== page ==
How cities help immigrants feel at home: 4 charts

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As anti-immigrant sentiment erupts in Western democracies from Germany to the United States, some cities are still finding ways to make immigrants feel at home.

I conducted hundreds of interviews with immigrants in New York, Paris and Barcelona intermittently for over a decade to understand how each city integrates – or excludes – its migrants.

My new book, “A Place to Call Home,” explains why some cities and their residents do better at incorporating foreign-born newcomers in the local economy, culture and politics.

A feeling of belonging

On the surface, immigration in these three cities looks quite different.

Over one-third of all New Yorkers were born abroad, the majority of them in Latin America and the Caribbean.

In Paris, where 20 percent of the population is foreign-born, most immigrants and their children come from Algeria, Morocco, Tunisia and other former French colonies in North Africa.

Much of Barcelona’s immigrant population, around 17.8 percent of its total population, is Latin American or Moroccan.

Despite their diverse origins, the immigrants I spoke with consistently cited the same elements as being critical to their sense of urban belonging, helping them to feel “at home” while working, socializing and raising a family in the city.

New York and Barcelona, it turns out, foster this sense of belonging more than Paris does.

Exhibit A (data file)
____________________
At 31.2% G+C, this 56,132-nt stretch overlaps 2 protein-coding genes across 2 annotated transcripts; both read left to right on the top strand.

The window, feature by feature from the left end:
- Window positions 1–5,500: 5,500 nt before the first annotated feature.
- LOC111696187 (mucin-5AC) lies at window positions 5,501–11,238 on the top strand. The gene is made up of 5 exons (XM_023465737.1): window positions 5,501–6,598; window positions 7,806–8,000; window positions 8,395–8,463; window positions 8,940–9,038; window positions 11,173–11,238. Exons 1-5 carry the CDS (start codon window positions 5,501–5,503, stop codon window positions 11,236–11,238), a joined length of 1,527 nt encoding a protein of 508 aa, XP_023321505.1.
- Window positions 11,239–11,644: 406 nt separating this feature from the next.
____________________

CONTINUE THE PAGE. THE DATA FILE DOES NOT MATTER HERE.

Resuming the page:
Nearly 70 percent of the first-generation Latino immigrants I interviewed in New York City feel that they are part of the community. Just under half of first-generation Moroccans in Barcelona felt that way. But only 19 percent of North Africans in Morocco feel like part of the community.

FULL ARTICLE FROM THE CONVERSATION 

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Muslim candidates rise above Trump hostility to focus on issues

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Deedra Abboud, an attorney, is competing for the Democratic nomination for the US Senate in Arizona. She has never sought public office before. But she has become a fixture in national headlines – in part because of online vitriol generated by the fact she is a Muslim.

Abboud wears a headscarf. Slurs against her have included calling her a “towel head” and suggestions that Muslims should not serve in the US government.

Abboud told the Guardian she saw a “silver lining” in finally being noticed. But she also felt a familiar frustration. She is from Little Rock, Arkansas, as evidenced by her southern twang. Nonetheless, she has had to settle for being known as “the Muslim candidate”.

“I wear a scarf, I don’t want to hide it,” she said. “It’s something I want to take head-on. It’s just sometimes I think it’s relegated to only that.”

“We’re trying to change what leadership and power look like in this country,” said Fayrouz Saad, a 34-year-old from Michigan who if elected would become the first Muslim woman in the House of Representatives.

Nearly 100 Muslims are running for office at state and federal levels. Almost all are Democrats, few have held office before. Several who were interviewed by the Guardian said they did not want a disproportionate focus to be placed on their faith. Much like their opponents, they said, they wished to talk about the issues.

FULL ARTICLE FROM THE GUARDIAN 

How Trump changed Americans’ view of Islam – for the better

imrsPresident Trump is expected to announce a ban on Muslim immigrants into the United States. However, polls conducted in the last year show that, despite his electoral success, Trump’s views on Islam and Muslims do not have wide support among the American public.